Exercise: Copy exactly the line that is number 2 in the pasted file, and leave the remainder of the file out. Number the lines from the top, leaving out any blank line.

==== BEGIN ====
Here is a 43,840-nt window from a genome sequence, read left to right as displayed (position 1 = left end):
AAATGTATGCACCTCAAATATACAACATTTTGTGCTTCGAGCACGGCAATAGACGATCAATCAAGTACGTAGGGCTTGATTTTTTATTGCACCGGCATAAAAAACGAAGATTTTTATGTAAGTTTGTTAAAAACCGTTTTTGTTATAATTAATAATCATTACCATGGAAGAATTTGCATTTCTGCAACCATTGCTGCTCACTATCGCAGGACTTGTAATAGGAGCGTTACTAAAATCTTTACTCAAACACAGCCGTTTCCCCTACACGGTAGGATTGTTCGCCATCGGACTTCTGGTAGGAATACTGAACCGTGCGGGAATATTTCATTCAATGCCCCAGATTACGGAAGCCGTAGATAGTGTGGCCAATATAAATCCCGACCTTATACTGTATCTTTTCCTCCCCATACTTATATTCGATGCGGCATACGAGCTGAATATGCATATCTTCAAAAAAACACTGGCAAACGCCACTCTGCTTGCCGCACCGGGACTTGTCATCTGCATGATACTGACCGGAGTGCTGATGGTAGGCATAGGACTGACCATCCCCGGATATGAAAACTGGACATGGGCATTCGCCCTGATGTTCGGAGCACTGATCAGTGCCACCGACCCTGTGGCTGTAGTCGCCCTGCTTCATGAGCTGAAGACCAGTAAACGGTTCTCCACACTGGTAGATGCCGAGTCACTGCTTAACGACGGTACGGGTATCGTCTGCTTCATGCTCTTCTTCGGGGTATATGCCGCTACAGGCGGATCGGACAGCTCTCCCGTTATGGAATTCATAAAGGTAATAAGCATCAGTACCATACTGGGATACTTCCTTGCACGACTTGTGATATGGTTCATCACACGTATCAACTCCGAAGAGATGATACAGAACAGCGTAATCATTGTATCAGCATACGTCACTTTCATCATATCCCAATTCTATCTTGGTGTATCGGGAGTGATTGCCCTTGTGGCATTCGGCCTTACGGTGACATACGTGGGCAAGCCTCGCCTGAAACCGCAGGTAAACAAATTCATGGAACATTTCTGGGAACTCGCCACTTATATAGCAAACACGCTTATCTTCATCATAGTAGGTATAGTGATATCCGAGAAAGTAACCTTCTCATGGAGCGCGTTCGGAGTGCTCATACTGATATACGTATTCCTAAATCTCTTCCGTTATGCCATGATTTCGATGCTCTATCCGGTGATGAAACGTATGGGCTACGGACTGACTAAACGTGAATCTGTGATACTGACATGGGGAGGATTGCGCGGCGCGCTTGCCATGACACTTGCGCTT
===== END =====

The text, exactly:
AAATGTATGCACCTCAAATATACAACATTTTGTGCTTCGAGCACGGCAATAGACGATCAATCAAGTACGTAGGGCTTGATTTTTTATTGCACCGGCATAAAAAACGAAGATTTTTATGTAAGTTTGTTAAAAACCGTTTTTGTTATAATTAATAATCATTACCATGGAAGAATTTGCATTTCTGCAACCATTGCTGCTCACTATCGCAGGACTTGTAATAGGAGCGTTACTAAAATCTTTACTCAAACACAGCCGTTTCCCCTACACGGTAGGATTGTTCGCCATCGGACTTCTGGTAGGAATACTGAACCGTGCGGGAATATTTCATTCAATGCCCCAGATTACGGAAGCCGTAGATAGTGTGGCCAATATAAATCCCGACCTTATACTGTATCTTTTCCTCCCCATACTTATATTCGATGCGGCATACGAGCTGAATATGCATATCTTCAAAAAAACACTGGCAAACGCCACTCTGCTTGCCGCACCGGGACTTGTCATCTGCATGATACTGACCGGAGTGCTGATGGTAGGCATAGGACTGACCATCCCCGGATATGAAAACTGGACATGGGCATTCGCCCTGATGTTCGGAGCACTGATCAGTGCCACCGACCCTGTGGCTGTAGTCGCCCTGCTTCATGAGCTGAAGACCAGTAAACGGTTCTCCACACTGGTAGATGCCGAGTCACTGCTTAACGACGGTACGGGTATCGTCTGCTTCATGCTCTTCTTCGGGGTATATGCCGCTACAGGCGGATCGGACAGCTCTCCCGTTATGGAATTCATAAAGGTAATAAGCATCAGTACCATACTGGGATACTTCCTTGCACGACTTGTGATATGGTTCATCACACGTATCAACTCCGAAGAGATGATACAGAACAGCGTAATCATTGTATCAGCATACGTCACTTTCATCATATCCCAATTCTATCTTGGTGTATCGGGAGTGATTGCCCTTGTGGCATTCGGCCTTACGGTGACATACGTGGGCAAGCCTCGCCTGAAACCGCAGGTAAACAAATTCATGGAACATTTCTGGGAACTCGCCACTTATATAGCAAACACGCTTATCTTCATCATAGTAGGTATAGTGATATCCGAGAAAGTAACCTTCTCATGGAGCGCGTTCGGAGTGCTCATACTGATATACGTATTCCTAAATCTCTTCCGTTATGCCATGATTTCGATGCTCTATCCGGTGATGAAACGTATGGGCTACGGACTGACTAAACGTGAATCTGTGATACTGACATGGGGAGGATTGCGCGGCGCGCTTGCCATGACACTTGCGCTT